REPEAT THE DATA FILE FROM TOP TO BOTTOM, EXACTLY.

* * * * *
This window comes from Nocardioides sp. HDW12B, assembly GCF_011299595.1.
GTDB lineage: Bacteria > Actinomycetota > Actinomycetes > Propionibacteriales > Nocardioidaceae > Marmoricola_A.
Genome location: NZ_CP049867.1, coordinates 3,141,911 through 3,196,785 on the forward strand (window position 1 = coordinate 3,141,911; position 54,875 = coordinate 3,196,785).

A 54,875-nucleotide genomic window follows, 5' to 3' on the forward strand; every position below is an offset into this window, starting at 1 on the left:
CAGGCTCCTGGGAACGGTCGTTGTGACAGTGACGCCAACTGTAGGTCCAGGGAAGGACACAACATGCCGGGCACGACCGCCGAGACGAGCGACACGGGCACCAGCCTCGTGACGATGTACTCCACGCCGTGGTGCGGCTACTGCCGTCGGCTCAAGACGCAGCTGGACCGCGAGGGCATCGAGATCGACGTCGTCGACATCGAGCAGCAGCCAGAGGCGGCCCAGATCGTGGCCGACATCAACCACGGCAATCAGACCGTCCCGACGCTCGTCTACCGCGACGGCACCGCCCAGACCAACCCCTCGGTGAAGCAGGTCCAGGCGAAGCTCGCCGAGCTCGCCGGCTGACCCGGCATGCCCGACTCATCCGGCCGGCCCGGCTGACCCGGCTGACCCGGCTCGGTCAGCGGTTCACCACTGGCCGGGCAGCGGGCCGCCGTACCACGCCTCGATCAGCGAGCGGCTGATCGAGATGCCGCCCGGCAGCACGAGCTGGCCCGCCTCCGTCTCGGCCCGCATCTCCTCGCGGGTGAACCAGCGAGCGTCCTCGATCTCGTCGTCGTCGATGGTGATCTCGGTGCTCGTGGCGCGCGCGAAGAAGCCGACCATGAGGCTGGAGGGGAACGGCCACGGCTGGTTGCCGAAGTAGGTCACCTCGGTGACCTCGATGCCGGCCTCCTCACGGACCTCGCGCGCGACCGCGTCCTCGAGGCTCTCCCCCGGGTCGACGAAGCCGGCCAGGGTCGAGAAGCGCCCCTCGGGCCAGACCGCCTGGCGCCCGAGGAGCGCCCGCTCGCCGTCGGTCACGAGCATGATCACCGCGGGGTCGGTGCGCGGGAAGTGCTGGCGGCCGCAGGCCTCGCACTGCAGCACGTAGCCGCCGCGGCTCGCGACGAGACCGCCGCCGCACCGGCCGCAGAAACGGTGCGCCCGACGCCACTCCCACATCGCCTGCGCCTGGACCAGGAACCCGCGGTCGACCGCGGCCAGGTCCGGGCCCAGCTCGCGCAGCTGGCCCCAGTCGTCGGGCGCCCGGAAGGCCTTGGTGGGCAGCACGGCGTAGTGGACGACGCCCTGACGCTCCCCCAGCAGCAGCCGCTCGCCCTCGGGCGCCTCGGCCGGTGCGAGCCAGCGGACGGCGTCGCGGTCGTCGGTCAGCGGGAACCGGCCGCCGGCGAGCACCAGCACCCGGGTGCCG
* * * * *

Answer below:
This window comes from Nocardioides sp. HDW12B, assembly GCF_011299595.1.
GTDB lineage: Bacteria > Actinomycetota > Actinomycetes > Propionibacteriales > Nocardioidaceae > Marmoricola_A.
Genome location: NZ_CP049867.1, coordinates 3,141,911 through 3,196,785 on the forward strand (window position 1 = coordinate 3,141,911; position 54,875 = coordinate 3,196,785).

A 54,875-nucleotide genomic window follows, 5' to 3' on the forward strand; every position below is an offset into this window, starting at 1 on the left:
CAGGCTCCTGGGAACGGTCGTTGTGACAGTGACGCCAACTGTAGGTCCAGGGAAGGACACAACATGCCGGGCACGACCGCCGAGACGAGCGACACGGGCACCAGCCTCGTGACGATGTACTCCACGCCGTGGTGCGGCTACTGCCGTCGGCTCAAGACGCAGCTGGACCGCGAGGGCATCGAGATCGACGTCGTCGACATCGAGCAGCAGCCAGAGGCGGCCCAGATCGTGGCCGACATCAACCACGGCAATCAGACCGTCCCGACGCTCGTCTACCGCGACGGCACCGCCCAGACCAACCCCTCGGTGAAGCAGGTCCAGGCGAAGCTCGCCGAGCTCGCCGGCTGACCCGGCATGCCCGACTCATCCGGCCGGCCCGGCTGACCCGGCTGACCCGGCTCGGTCAGCGGTTCACCACTGGCCGGGCAGCGGGCCGCCGTACCACGCCTCGATCAGCGAGCGGCTGATCGAGATGCCGCCCGGCAGCACGAGCTGGCCCGCCTCCGTCTCGGCCCGCATCTCCTCGCGGGTGAACCAGCGAGCGTCCTCGATCTCGTCGTCGTCGATGGTGATCTCGGTGCTCGTGGCGCGCGCGAAGAAGCCGACCATGAGGCTGGAGGGGAACGGCCACGGCTGGTTGCCGAAGTAGGTCACCTCGGTGACCTCGATGCCGGCCTCCTCACGGACCTCGCGCGCGACCGCGTCCTCGAGGCTCTCCCCCGGGTCGACGAAGCCGGCCAGGGTCGAGAAGCGCCCCTCGGGCCAGACCGCCTGGCGCCCGAGGAGCGCCCGCTCGCCGTCGGTCACGAGCATGATCACCGCGGGGTCGGTGCGCGGGAAGTGCTGGCGGCCGCAGGCCTCGCACTGCAGCACGTAGCCGCCGCGGCTCGCGACGAGACCGCCGCCGCACCGGCCGCAGAAACGGTGCGCCCGACGCCACTCCCACATCGCCTGCGCCTGGACCAGGAACCCGCGGTCGACCGCGGCCAGGTCCGGGCCCAGCTCGCGCAGCTGGCCCCAGTCGTCGGGCGCCCGGAAGGCCTTGGTGGGCAGCACGGCGTAGTGGACGACGCCCTGACGCTCCCCCAGCAGCAGCCGCTCGCCCTCGGGCGCCTCGGCCGGTGCGAGCCAGCGGACGGCGTCGCGGTCGTCGGTCAGCGGGAACCGGCCGCCGGCGAGCACCAGCACCCGGGTGCCG